Several nights passed before the Englishman appeared again at the hall. He walked confidently down the aisle and seated himself in the front row, looking directly at Harry. The moment the meeting was opened for testimonies, he rose to his feet and spoke with boldness.
“My friends, I want to tell you tonight that after years of unbelief God has revealed to me, through Isaiah 53, Jesus Christ as my Saviour. I have read that chapter over and over again during the last few days and nights. I have been greatly troubled, feeling that I have sinned too greatly and too often for God ever to forgive me. But tonight I’m sure that He has done so, through Jesus’ death for me.
“There’s a confession I’ve got to make. Upon my graduation, as a civil engineer from Cambridge University in England, I was one of the first to be sent out to Palestine to survey the railroad from Jaffa to Jerusalem. I can’t tell you how strongly I was affected by all I saw in that country. The very stones of the ground seemed to rise up against my unbelief and to declare the Bible to be true. But I comforted myself by saying that it was all superstition. I refused to believe.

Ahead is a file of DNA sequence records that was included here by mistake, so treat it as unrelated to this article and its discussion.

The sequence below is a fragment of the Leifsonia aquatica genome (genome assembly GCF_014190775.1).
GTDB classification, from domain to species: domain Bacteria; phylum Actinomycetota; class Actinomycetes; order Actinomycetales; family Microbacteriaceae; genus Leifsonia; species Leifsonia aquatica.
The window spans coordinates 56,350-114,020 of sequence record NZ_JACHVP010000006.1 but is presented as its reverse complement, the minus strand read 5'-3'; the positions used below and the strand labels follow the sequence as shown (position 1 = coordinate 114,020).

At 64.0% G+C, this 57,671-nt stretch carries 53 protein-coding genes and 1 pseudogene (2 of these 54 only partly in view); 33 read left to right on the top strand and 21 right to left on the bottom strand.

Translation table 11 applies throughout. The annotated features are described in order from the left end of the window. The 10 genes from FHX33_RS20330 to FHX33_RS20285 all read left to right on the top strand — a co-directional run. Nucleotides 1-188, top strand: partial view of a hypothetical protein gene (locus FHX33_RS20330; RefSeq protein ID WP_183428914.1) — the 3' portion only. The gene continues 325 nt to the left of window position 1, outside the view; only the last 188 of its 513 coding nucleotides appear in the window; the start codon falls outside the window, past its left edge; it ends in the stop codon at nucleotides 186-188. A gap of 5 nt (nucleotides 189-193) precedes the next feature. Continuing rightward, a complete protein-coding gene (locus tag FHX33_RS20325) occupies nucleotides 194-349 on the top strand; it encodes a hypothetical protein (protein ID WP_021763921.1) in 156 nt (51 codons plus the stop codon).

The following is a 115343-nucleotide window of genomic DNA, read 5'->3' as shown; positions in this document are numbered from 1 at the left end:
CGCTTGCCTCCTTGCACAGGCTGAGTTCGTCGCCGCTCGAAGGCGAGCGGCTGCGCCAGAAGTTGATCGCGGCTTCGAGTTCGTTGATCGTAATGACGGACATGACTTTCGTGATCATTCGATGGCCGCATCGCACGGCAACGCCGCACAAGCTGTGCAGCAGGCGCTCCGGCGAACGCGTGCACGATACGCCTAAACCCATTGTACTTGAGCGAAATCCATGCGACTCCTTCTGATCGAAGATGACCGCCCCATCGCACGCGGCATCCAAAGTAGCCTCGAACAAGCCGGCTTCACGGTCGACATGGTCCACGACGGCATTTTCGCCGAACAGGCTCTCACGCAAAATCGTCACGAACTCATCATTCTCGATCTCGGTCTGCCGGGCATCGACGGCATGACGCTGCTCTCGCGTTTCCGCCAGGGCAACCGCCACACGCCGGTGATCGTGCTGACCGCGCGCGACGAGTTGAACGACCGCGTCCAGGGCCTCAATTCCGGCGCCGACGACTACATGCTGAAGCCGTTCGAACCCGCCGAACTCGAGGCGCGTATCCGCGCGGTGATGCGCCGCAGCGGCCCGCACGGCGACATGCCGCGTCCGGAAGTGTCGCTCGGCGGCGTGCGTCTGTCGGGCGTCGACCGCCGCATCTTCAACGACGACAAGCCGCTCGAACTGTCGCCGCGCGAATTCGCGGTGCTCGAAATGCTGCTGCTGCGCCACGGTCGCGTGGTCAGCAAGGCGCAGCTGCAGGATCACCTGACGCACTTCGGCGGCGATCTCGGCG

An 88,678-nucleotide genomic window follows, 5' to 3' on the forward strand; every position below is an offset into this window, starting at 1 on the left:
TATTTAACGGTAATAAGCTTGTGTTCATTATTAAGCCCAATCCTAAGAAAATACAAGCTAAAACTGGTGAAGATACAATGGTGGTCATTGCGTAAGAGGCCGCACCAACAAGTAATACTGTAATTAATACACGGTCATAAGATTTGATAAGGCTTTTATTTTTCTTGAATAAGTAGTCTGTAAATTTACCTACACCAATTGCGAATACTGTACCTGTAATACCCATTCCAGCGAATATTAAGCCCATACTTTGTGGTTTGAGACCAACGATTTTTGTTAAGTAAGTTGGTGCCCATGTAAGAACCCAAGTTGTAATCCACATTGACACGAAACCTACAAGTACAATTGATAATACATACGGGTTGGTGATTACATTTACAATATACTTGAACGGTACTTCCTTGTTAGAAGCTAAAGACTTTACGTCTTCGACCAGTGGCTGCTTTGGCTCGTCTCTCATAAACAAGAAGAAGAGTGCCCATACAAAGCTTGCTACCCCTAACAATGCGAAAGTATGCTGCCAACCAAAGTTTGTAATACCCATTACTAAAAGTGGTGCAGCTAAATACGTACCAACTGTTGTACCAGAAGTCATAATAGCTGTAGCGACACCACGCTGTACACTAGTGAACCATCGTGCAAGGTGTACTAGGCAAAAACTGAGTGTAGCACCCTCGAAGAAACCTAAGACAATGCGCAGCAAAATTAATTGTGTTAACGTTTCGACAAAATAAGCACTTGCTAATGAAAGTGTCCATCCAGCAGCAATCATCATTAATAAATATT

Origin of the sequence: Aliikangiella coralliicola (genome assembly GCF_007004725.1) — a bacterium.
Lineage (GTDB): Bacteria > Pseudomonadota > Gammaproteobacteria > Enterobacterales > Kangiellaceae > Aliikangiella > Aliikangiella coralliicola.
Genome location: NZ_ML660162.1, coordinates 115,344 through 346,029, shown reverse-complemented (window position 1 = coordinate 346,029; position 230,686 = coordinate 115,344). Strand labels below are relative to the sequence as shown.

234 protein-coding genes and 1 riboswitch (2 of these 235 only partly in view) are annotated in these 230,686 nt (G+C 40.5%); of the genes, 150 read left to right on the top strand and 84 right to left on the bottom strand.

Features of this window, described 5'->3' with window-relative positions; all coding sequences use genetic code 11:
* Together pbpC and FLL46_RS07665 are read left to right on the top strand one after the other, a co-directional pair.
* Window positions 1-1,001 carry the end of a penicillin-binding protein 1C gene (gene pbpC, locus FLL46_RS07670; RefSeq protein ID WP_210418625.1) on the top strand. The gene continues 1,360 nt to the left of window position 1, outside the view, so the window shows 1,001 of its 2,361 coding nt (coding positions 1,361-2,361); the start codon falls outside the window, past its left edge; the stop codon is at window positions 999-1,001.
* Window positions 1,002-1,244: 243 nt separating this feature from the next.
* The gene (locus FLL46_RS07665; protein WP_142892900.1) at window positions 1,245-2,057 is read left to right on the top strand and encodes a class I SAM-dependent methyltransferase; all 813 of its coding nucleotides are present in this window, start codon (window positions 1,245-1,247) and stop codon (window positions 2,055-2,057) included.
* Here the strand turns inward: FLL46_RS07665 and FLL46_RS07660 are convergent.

“One day a group of us engineers was taken by a guide to Gordon’s Calvary, that skull-like hill where General Gordon claimed that Christ was crucified. As we stood on that knoll it came to me that this was the place where Christianity began—and to me, Christianity was a delusion. My wrath was aroused. I burst forth in uncontrolled blasphemy against God and Christ, in cursing beyond description, so that even my ungodly friends were frightened and literally fled from the spot. Some told me afterward that they thought God would strike me dead then and there, so fierce was my desecration of that sacred place, so horrible my blasphemy against God.
“But, oh, my friends, I have lived to learn in the last few days that the One whom I cursed on Calvary’s hill was wounded for my transgressions, and bruised for my iniquities; the chastisement of my peace was upon Him, and with His stripes I am healed.”
The young man could say no more. He fell to his seat in tears, but the hearts of those who heard him were filled with joy. So, indeed, was Harry’s. His first sermon as a Christian had been from the fifty-third chapter of Isaiah, and his first convert as a lieutenant came about through that same passage.